The City is more sophisticated than a Philadelphia lawyer.

My maw always said this when people dressed up in church clothes on any day other than a church or funeral day. She never quite explained why lawyers in Philadelphia are from the most sophisticated stock, but my maw knew a lot of things and so I just went with it.
I’m not entirely sure who designed the general education college requirement classes, but apparently, I needed some psychology schooling. After maneuvering around a campus with more people than my entire county, I sit down in a classroom with more people than my entire school. The only times that I had seen this many people in one place was at a football game, funeral or the races….and that occasional town meeting that they discussed bringing alcohol by the drink to my dry hometown…right smack dab in the middle of the Bible Belt. Anyway, I quickly decided that there were no preachers or mayors (they are the same where I’m from) here and we were expected to have already completed several chapters in a ridiculously large book. As if I knew that… Again, city people always get in a hurry.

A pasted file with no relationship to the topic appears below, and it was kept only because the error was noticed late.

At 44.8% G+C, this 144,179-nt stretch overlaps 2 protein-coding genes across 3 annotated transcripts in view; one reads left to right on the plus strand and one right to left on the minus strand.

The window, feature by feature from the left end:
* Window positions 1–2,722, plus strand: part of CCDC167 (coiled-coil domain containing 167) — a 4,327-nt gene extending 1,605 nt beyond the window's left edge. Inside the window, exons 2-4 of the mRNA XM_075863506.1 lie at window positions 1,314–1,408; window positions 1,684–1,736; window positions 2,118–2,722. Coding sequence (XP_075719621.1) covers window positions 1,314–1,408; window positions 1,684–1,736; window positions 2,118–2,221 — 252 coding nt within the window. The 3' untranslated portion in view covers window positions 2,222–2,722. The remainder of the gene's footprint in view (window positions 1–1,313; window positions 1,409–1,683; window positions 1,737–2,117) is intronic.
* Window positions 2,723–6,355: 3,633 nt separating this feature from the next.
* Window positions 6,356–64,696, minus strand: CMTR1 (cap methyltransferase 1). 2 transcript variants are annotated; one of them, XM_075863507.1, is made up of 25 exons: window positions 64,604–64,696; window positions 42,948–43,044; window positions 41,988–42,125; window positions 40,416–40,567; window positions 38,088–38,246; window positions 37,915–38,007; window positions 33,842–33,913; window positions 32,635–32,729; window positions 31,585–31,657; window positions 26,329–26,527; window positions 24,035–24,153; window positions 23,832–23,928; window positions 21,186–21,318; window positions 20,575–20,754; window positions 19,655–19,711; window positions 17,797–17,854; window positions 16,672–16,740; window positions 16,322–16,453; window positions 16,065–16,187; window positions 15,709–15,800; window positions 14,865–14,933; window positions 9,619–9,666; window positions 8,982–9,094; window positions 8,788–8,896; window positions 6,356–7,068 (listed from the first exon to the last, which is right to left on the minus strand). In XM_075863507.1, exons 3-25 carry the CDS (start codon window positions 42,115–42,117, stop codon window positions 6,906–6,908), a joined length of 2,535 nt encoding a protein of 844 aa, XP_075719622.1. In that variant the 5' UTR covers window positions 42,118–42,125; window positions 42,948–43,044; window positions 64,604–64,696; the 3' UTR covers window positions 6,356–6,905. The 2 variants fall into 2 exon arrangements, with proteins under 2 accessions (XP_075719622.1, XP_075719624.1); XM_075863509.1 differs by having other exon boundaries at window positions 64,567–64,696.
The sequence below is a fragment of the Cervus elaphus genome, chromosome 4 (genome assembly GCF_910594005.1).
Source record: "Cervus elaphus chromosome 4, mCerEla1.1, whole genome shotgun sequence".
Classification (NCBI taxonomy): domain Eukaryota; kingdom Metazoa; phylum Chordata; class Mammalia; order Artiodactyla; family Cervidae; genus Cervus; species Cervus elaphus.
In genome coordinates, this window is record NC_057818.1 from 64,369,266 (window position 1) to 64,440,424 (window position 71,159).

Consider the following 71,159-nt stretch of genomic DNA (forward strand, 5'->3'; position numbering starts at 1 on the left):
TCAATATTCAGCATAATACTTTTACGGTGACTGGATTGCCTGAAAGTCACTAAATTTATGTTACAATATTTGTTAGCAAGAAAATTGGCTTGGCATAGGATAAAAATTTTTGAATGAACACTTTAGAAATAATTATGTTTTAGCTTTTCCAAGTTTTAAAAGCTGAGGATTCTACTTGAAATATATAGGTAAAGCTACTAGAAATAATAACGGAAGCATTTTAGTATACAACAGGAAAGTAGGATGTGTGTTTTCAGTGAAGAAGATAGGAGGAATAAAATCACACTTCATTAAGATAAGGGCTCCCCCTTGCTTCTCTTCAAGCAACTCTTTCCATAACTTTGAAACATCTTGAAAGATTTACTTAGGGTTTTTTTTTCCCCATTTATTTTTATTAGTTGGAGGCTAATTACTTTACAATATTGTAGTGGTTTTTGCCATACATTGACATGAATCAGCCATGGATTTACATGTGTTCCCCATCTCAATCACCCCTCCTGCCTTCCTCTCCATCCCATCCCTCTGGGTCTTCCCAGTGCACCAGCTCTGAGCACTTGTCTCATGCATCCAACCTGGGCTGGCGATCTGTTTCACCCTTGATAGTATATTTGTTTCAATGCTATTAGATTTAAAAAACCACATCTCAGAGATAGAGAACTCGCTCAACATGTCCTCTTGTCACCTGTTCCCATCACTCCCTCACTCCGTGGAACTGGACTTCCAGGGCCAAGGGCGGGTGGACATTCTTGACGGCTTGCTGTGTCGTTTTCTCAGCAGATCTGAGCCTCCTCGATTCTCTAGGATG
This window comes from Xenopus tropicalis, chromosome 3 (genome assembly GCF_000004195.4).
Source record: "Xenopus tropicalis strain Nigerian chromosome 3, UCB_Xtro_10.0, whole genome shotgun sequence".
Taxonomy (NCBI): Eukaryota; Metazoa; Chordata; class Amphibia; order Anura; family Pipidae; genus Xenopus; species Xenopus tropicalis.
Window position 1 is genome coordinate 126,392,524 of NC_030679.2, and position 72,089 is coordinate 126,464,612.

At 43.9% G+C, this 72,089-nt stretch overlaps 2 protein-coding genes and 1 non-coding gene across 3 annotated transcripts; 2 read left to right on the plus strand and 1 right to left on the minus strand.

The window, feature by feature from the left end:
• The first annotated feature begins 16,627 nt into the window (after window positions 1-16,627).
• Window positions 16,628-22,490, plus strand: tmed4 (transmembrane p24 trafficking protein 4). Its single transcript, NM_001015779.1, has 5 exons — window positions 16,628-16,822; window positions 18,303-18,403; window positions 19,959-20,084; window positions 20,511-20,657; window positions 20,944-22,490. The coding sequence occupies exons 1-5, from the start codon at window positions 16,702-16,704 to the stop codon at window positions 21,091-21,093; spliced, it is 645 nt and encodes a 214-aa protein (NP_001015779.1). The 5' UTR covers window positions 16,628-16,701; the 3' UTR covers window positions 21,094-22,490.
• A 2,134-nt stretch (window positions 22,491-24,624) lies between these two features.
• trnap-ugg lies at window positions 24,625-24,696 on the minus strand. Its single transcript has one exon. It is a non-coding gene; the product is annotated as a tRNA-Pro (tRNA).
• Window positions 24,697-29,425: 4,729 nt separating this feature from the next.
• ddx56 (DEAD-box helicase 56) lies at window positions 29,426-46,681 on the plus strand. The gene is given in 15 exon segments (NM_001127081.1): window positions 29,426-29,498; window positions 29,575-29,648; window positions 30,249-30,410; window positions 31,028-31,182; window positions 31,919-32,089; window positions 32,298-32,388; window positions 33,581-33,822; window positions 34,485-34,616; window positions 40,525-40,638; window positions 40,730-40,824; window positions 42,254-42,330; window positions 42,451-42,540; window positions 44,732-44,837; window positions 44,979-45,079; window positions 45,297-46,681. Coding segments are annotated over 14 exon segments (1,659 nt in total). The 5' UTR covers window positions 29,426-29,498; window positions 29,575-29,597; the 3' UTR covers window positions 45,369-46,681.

One of my favorite classes was Intercultural Communications. By this time, I was an upperclassman, figured out all of the secrets to parallel parking, schedules and which teachers to take. I took this class over the summer, because that was the result of my intelligence gathering. We spent weeks watching controversial movies, conducting real-life experiments on the poor, unknowing vendors of Raleigh and we got to interview several generations on the different perspectives of poverty. Now, I know that when you think of the country, you hear banjos and imagine everyone having their own white sheet. The truth is that I have never seen a banjo and my mom would skin us alive if we used her white sheets for anything but sleeping on. So, from where I’m standing, the stereotypes are on the other end. Anyway, not only did I make an A, I discovered a very important difference between us country folk and the city folk. In the country, everyone is poor, regardless of race, sex or religion. No one can afford judgment.

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